Phosphorus pentafluoride is particularly advantageous as a catalyst for the polymerization of tetrahydrofuran, since it yields a polymer entirely different from those known in the art. The voluminous art on the polymerization of tetrahydrofuran shows catalysts which yield primarily liquid products of low molecular weight. A few catalysts have been shown to yield tetrahydrofuran polymers which are solid, even orientable, at room temperature. However, all the known solid polymers of tetrahydrofuran melt below 60 C. and for this reason have been described as having no utility as molded objects or in coating compositions.
With phosphorus pentafluoride catalyst according to the present invention, tetrahydrofuran is polymerized to solid polymers which have number average molecular weights in excess of 50,000, have inherent viscosities (0.1% in benzene at 25 C.) in excess of 2.0 and become tacky and are moldable only at temperatures substantially in excess of C. Films of these polymers laid down as coating compositions from solutions in bydrocarbon solvents have excellent adhesion, toughness, and durability. The polymers therefore can be used for the manufacture of films and fibers thereof, molded articles where the polymer may be molded alone or with fillers, dyes, reenforcing agents, e. g., glass or asbestos fibers, etc., and in coating compositions where they may be used clear or pigmented on wood, metal, etc.
The amounts of phosphorus pentafluoride employed to catalyze the polymerization of cyclic ethers may be varied within wide limits. Amounts of phosphorus pentafluoride varying from 0.01% to 45% of the weight of the cyclic ether to be polymerized may be used. For prac tical reasons, it is preferred to employ from about 0.1% to about 10.0% of phosphorus pentafluoride based on the weight of the cyclic ether.
The polymerization of cyclic ethers using phosphorus pentafluoride catalyst may be carried out over a wide range of temperature. It is generally preferred to conduct the polymerization in the range between 0 C. and
the reflux temperature of the ether being polymerized.
Aromatic and aliphatic hydrocarbons may be employed as solvents and diluents for carrying out the polymerization of cyclic ethers with phosphorus pentafiuoride catalyst. The use of a solvent or diluent has the advantage of permitting control over the reaction temperature by providing for dissipation of the heat of polymerization. However, for maximum conversion of the cyclic ether to polymer, bulk polymerization in the absence of solvents or diluents is preferred.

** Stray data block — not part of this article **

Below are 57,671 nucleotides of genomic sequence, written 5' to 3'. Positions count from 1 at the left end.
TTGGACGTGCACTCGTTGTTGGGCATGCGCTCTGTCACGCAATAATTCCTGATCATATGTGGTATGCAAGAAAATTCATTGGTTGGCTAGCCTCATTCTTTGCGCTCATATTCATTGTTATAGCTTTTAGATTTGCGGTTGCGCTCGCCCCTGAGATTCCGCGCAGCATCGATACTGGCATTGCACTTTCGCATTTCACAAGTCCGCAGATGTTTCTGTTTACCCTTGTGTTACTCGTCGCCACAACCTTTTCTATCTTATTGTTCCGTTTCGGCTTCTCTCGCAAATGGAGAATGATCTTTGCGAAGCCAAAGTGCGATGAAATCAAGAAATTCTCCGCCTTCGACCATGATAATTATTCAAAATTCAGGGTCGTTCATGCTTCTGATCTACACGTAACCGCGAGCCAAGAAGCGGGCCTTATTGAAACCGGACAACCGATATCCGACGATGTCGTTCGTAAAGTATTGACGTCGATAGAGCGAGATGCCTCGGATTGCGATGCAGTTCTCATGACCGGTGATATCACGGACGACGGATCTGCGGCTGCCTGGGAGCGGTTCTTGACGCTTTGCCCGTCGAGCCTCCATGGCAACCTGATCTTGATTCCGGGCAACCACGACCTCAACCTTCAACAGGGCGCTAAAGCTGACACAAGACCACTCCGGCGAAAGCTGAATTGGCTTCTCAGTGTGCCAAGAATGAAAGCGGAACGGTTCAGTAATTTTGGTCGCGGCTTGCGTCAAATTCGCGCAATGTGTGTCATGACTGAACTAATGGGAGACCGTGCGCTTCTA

The foregoing detailed description has been given for clearness of understanding only and no unnecessary limitations are to be understood therefrom. The invention is not limited to the exact details shown and described for obvious modifications will occur to those skilled in the art.
What is claimed is:
1. A process for the preparation of tetrahydrofuran polymers which comprises polymerizing tetrahydrofuran in the presence of from 0.01 to 45% by weight of phosphorus pentafiuoride polymerization initiator based on the weight of the cyclic ether.
2. A process for the preparation of polymers from cyclic ethers free from non-aromatic carbon-to-carbon unsaturation comprising polymerizing such ethers in the presence of from 0.01 to 45 by weight of phosphorus pentafluoride polymerization initiator based on the weight of the cyclic ether.
3. Process of claim 1 wherein the phosphorus pentafluoride is brought as such into contact with the tetrahydrofuran to be polymerized.
References Cited in the file of this patent FOREIGN PATENTS 401,297 Great Britain Nov. 3, 1933 558,106 Great Britain Dec. 21, 1943 898,269 France July 3, 1944 666,812 Great Britain Feb. 20, 1952 OTHER REFERENCES Ofiice of Technical Services, Bibliography of Scientific and Industrial Reports, vol. 1, No. 1, Jan. 11, 1946, p. 41, Abstract of P. B. No. 717, copy in O. T. S.
Hamann: Angew. Chem., vol. 63, 1951, pp. 231, 236, 237. (Copy in Scientific Library.)
U. S. Government Technical Oil Mission Report, Microfilm Reel 209, pages (frames) 80060-80061. (Copy in Library of Congress.)
U. S. Publication Board, Report 717, pages 18 and 19, January 1946.